Rob Zombie's infernal Lords of Salem a cult movie in every sense 

Invocation of My Salem Sisters

Invocation of My Salem Sisters

Deliberate, meticulous shot composition, with strategic use of close-ups that let faces tell the story rather than exposition, voiceover, music cues, or effects. Shocking imagery that aims for the hippocampus, where nightmares live, rather than the craw or the gag reflex. Discomforting nudity. The sad tragedy of destructive human behavior, repeating itself infinitely in an ever-contracting circle. The beginnings of love that don't follow prescribed meet-cutes or silly contrivance.

The above is not a checklist for the recently completed Nashville Film Festival, but rather an objective breakdown of The Lords of Salem, the latest film from Rob Zombie. In the course of five features, the rock star turned shock auteur has become one of the most interesting American horror filmmakers working today.

Gone are the sleazy rednecks, roadhouses splattered red, and grungy shocks that lurked around seemingly every corner in his previous works. His vision of Salem is something unusual. Restrained. Quiet. And suffused with a grandeur and power that, while occasionally surfacing in House of 1,000 Corpses, The Devil's Rejects, and Halloween and Halloween II, never quite sustained feature length. (Though for the record, Zombie's Halloween II is immeasurably better than Rick Rosenthal's.)

Part of the top-rated DJ team in contemporary Massachusetts, Heidi LaRoc (Sheri Moon Zombie) has a great home, supportive co-workers and a Golden Retriever with her best interests at heart, and she's gotten clean after a crack habit almost consumed her. But Heidi has a secret. Not that she knows it, but an ancient horror from Salem's past has been slowly gathering over the intervening three centuries, and it has set its sights on Heidi and all who care about her.

Sheri Moon Zombie comes into her own here as a diva. Her body a canvas of tattoos, with ropelike dreads and smart glasses, she doesn't resemble any of her previous roles. That's fitting, because she steps her game up considerably, building on her previous greatest performance (as the mother of monstrous Michael Myers in 2007's Halloween). If there's any justice, you'll see her styled and photographed by Pierre et Gilles, though even those glorious camp surrealists would have to dig deep to top Lords' magnificent Velvet Underground-scored unveiling of Heidi to an auditorium of mystified onlookers.

She's matched, in an unexpectedly moving way, by Jeffrey Daniel Phillips, who plays something new in l'oeuvre Zombie — a genuinely sweet and caring male. In a way, his compassionate DJ comrade Whitey "Herman" Salvador is the complement to SMZ's Deborah Myers in Halloween — a decent person caught up in a despairing situation, watching a loved one in torment. The relationship between Whitey and Heidi is one of the more captivating that this year's cinema has offered, and the viewer can't help but want more.

Which is true in general of The Lords of Salem. The movie has been dogged by reports of budget troubles and entire excised subplots (vestiges of which remain in the credits), and yet it's a testament to Zombie's operatic eye and unique genre stylings that what's here leaves a viewer hungry for more. More mayhem, sure. More horror, yes. And, in a first for Zombie, more love. That's not to say there isn't enough of these elements to be had — far from it. But this small masterpiece is cold and cut to the bone, and it's not unreasonable to want to soak in more of its exquisite horrors.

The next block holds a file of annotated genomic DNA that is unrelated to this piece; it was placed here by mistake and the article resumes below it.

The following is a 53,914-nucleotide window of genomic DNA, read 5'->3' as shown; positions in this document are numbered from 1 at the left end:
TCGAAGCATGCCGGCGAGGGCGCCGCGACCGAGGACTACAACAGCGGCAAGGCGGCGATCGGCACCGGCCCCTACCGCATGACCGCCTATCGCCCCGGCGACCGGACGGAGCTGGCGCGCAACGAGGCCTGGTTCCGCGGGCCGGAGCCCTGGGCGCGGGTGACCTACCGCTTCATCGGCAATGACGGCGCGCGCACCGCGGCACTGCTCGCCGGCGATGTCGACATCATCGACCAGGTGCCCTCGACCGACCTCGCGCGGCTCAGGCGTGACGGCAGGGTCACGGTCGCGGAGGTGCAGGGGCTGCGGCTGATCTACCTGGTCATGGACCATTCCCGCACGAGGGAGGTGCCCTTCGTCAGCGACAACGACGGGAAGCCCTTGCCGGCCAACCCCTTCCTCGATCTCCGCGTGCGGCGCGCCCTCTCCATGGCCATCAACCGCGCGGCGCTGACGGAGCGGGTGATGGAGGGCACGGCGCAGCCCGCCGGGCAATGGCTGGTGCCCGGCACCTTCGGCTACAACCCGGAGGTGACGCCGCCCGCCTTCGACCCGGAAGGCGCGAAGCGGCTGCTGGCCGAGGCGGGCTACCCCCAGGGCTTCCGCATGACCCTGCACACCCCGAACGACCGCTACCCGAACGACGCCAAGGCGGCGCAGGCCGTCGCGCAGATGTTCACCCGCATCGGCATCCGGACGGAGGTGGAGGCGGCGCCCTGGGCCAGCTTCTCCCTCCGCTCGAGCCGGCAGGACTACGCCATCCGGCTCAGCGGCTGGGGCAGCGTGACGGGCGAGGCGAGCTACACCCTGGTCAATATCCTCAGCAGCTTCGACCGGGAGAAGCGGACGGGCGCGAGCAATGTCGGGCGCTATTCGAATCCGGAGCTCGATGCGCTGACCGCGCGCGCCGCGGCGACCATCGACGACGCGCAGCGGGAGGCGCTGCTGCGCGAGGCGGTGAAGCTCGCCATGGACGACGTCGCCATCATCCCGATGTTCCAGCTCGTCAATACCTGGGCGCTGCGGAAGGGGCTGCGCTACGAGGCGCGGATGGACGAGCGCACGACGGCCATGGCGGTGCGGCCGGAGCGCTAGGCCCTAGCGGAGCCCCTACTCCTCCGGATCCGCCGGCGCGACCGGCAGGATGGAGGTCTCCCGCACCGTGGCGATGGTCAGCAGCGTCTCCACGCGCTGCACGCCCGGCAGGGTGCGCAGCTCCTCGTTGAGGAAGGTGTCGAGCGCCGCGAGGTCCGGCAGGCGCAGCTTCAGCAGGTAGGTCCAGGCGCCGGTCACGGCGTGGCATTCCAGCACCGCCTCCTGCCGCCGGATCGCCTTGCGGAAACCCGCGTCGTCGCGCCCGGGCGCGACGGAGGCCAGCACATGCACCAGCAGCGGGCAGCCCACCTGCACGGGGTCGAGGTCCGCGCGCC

The Salem witch trials are, by this point, an example of how history takes something unspeakable and metabolizes it into something kitsch, a flippant dismissal. Last year's ParaNorman did a great job of stripping away the camp and novelties and forcing the viewer to confront some of our national legacy of guilt on the subject. But here, a different tack is chosen, and Zombie's hypothesis — that there might actually have been some witchery afoot in those days — neither denies nor condones the horrors our previous generations visited upon the accused. For a film this fatalistic (in both the literal and figurative senses of the word), it makes sense that past sins and violations would never really be escapable.

And damn if The Lords of Salem isn't gloriously atypical. It's an infernal masterpiece that would please Kenneth Anger and Donald Cammell and horrify anyone whose cosmology is completely uncertain. When Zombie's Halloween came out, he seemed ill at ease working in a truly wide aspect ratio. But here he composes his frames with graceful precision, employing the colors of Bruegel and Bosch in a space where the real and the surreal entangle like lovers.

What is it about cursed dwellings that makes them so exquisitely stylish? Even with a mysterious and otherworldly horror living down the hall — not to mention a landlady who may comprise, with her "sisters," a coven of malicious intent — no rational person would pass up Heidi's majestic apartment, which suggests a collaboration between Georges Melies and Zaha Hadid.

Besides, the coven practically counts as an amenity, since it's composed of Judy Geeson, Dee Wallace and Patricia Quinn — yes, your Satanic shenanigans will be served by To Sir, With Love's nubile schoolgirl, E.T.'s Mom and Magenta from Rocky Horror. (Geeson has kind eyes and a classic television matriarch's demeanor, while Quinn has '70s mysticism and fierce vocabulary; Wallace has an inspired look that combines '80s power broker with Hazell Dean realness. And they rule all that they survey.)

The mark of a truly great horror film is if you would be willing to spend time within it, knowing full well its particular horrors. The Lords of Salem is a lush blanket, so comfortable and inviting you never notice its slow, inexorable tightening into a noose.



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